If we listen to Dharma teachings to achieve enlightenment for all sentient beings, it becomes a cause to achieve enlightenment for all sentient beings. If we listen to Dharma just to achieve liberation for ourselves, it becomes a cause of just that; it doesn’t become a cause to achieve enlightenment. If we listen to Dharma to achieve the happiness of future lives, it becomes a cause of just that. It doesn’t become a cause of enlightenment or of liberation for the self.
Now, if we listen to Dharma just for the happiness of this life, to get worldly power or a good reputation, even though the subject we listen to is Dharma, Buddha’s teaching, our action of listening to Dharma does not become Dharma. Even though the subject is Dharma, the action of listening to the teaching doesn’t become Dharma because the motivation isn’t Dharma. It’s a non-virtuous motivation of worldly concern, attachment clinging to this life.
Besides listening to Dharma, any action done with worldly concern, to obtain only the happiness of this life, becomes non-virtue. The result of non-virtuous actions is, as Lama Atisha explained, rebirth in the hell, hungry ghost or animal realm.
We can see that happiness and suffering come from our mind, not from outside. They come from our positive or negative attitudes in everyday life. It depends on how we think, on how we live our life every day. First of all, our happiness and suffering are not things that don’t have a cause. There’s no external creator who creates them. Our happiness and suffering are the creation of only our own mind in dependence upon our positive and negative attitudes.
Nagarjuna said that actions born from ignorance, anger and attachment are non-virtues and that all the suffering migratory beings arise from them. This means that all hell beings, hungry ghosts and animals arise from these non-virtues. Actions born from, or motivated by, the minds of non-ignorance, non-hatred and non-attachment are virtuous actions. From these virtuous actions, all the happy migratory beings arise.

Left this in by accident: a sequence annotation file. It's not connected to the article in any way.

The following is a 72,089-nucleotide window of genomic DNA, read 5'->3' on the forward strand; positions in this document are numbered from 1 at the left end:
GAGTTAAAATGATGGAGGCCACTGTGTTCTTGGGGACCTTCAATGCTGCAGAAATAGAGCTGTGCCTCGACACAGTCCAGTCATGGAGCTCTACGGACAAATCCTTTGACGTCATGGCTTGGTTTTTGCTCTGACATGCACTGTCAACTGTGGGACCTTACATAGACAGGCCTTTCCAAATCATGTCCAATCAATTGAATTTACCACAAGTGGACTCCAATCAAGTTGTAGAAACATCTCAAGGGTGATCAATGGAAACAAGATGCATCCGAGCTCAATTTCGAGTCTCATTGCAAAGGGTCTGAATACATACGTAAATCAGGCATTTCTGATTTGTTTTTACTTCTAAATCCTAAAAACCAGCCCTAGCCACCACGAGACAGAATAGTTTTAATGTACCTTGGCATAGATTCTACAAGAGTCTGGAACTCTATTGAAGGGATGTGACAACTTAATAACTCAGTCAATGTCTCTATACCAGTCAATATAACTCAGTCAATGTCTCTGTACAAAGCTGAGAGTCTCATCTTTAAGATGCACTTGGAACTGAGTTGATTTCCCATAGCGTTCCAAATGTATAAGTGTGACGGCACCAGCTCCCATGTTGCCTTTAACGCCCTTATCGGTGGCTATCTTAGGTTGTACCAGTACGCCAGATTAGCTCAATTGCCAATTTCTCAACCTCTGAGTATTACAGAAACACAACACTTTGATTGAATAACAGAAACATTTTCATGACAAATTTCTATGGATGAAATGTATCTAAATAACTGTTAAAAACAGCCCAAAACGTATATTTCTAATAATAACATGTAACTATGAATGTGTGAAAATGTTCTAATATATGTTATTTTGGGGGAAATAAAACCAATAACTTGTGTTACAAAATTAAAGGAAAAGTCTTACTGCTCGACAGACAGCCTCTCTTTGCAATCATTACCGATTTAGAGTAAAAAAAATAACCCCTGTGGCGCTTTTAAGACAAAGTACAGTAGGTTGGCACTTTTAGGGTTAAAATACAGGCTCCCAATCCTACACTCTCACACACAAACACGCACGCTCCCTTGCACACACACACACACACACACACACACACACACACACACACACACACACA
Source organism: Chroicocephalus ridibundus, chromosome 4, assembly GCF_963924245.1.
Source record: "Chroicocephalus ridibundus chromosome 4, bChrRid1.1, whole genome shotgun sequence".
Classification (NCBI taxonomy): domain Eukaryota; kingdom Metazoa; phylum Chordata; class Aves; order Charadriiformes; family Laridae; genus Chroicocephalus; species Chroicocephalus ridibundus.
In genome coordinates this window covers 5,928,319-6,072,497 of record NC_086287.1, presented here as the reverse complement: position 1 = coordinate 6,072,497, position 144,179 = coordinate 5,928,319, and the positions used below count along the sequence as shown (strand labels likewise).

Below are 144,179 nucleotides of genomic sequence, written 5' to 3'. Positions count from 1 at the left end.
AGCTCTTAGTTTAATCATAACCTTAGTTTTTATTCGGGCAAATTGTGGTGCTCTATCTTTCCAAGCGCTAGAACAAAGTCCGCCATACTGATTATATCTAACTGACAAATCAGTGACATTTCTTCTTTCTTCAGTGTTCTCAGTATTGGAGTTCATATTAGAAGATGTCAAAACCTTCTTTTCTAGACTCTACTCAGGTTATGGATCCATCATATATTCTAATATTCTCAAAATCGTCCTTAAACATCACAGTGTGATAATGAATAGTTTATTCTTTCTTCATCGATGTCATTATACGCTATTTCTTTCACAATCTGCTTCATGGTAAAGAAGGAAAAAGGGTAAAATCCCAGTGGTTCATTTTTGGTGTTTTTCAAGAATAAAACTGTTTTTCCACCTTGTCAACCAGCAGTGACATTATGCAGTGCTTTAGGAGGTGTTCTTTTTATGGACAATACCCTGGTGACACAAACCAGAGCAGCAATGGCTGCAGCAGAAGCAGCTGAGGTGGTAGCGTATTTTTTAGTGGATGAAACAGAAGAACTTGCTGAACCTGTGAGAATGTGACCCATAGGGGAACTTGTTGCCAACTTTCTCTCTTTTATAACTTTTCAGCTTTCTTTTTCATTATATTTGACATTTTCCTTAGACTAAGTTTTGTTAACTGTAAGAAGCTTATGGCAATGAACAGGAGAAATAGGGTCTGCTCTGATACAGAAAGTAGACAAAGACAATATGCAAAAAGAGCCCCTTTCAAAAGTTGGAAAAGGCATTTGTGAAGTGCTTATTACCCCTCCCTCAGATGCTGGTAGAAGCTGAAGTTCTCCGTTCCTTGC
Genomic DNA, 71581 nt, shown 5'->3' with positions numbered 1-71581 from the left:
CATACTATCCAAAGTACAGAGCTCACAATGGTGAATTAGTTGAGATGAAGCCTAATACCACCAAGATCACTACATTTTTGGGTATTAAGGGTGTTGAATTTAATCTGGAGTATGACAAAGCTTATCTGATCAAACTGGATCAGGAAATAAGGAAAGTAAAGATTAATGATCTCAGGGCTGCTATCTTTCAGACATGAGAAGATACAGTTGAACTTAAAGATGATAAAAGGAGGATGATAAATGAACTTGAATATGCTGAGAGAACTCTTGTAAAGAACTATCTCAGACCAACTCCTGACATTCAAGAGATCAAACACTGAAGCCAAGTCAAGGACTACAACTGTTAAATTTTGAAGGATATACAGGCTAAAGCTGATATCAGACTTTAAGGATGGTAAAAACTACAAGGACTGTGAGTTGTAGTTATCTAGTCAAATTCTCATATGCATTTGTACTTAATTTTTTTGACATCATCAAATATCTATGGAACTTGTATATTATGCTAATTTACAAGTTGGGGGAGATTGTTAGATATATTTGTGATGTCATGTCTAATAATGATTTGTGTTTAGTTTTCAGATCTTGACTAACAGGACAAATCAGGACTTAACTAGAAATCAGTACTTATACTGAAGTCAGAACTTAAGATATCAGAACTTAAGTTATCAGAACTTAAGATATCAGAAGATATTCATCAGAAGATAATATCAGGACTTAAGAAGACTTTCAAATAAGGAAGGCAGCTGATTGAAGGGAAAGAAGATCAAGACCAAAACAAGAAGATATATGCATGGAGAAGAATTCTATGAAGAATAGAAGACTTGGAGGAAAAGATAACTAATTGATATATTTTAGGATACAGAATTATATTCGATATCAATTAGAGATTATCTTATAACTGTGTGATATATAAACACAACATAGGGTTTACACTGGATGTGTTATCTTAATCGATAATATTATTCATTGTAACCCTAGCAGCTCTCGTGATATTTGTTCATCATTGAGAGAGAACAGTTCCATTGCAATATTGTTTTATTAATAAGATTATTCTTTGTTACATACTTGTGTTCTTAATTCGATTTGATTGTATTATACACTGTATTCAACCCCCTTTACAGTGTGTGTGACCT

From morning to night, twenty-four hours a day, everything depends on our attitude. When we have a positive attitude it produces the result of happiness; when we have a negative attitude it produces the result of suffering. The happiness we experience each day comes from our positive attitudes and the suffering we experience comes from our negative attitudes. Therefore, as we are the creator, we have great freedom. Since it’s just up to our mind, we have great freedom to stop experiencing suffering and to obtain happiness by abandoning non-virtue and transforming our mind into virtue.
The creator of samsara, of all suffering and its causes, karma and all the other disturbing thoughts, is ignorance, the concept of true existence. This is the very root of the whole of samsara, of all problems, of true suffering and its causes, karma and all the rest of the disturbing thoughts, such as ignorance not knowing Dharma, attachment and anger. The very root is ignorance not knowing the ultimate nature of the I, or self. The very root is the concept of a truly existent self. To recognize this precisely, without mistake, is most important. Otherwise, there’s no way that we can escape from the entire suffering of samsara. Unless we recognize the root, there’s no way we can sever it.
Take Chiu-Nan16, for example. When there are these aggregates, this particular association of body and mind, but no thought to label them “Chiu-Nan,” Chiu-Nan doesn’t exist. Even though the aggregates are there, when there’s no thought to label them “Chiu-Nan,” Chiu-Nan doesn’t exist at that time. And even if there were the thought in her parents’ minds to label “Chiu-Nan,” if there were no aggregates to label, again at that time Chiu-Nan wouldn’t exist. First we have to understand this clearly. When there are aggregates but no thought to label them “Chiu-Nan,” Chiu-Nan doesn’t exist. When there’s a thought to label “Chiu-Nan” but no aggregates, also at that time Chiu-Nan doesn’t exist.
Chiu-Nan comes into existence only when the base, the aggregates, are there and there is also a thought that labels them “Chiu-Nan.” Only at that time does Chiu-Nan exist. So, Chiu-Nan exists in dependence upon the base, the association of body and mind, and the mind of the parents (or someone else) who label it “Chiu-Nan.” In dependence upon these two—the base and the mind that labels “Chiu-Nan”—Chiu-Nan exists.
You can see that Chiu-Nan is merely imputed by the mind. Chiu-Nan exists being merely imputed by the mind in dependence upon those aggregates. Chiu-Nan is empty of existing from her own side. That is the reality of Chiu-Nan.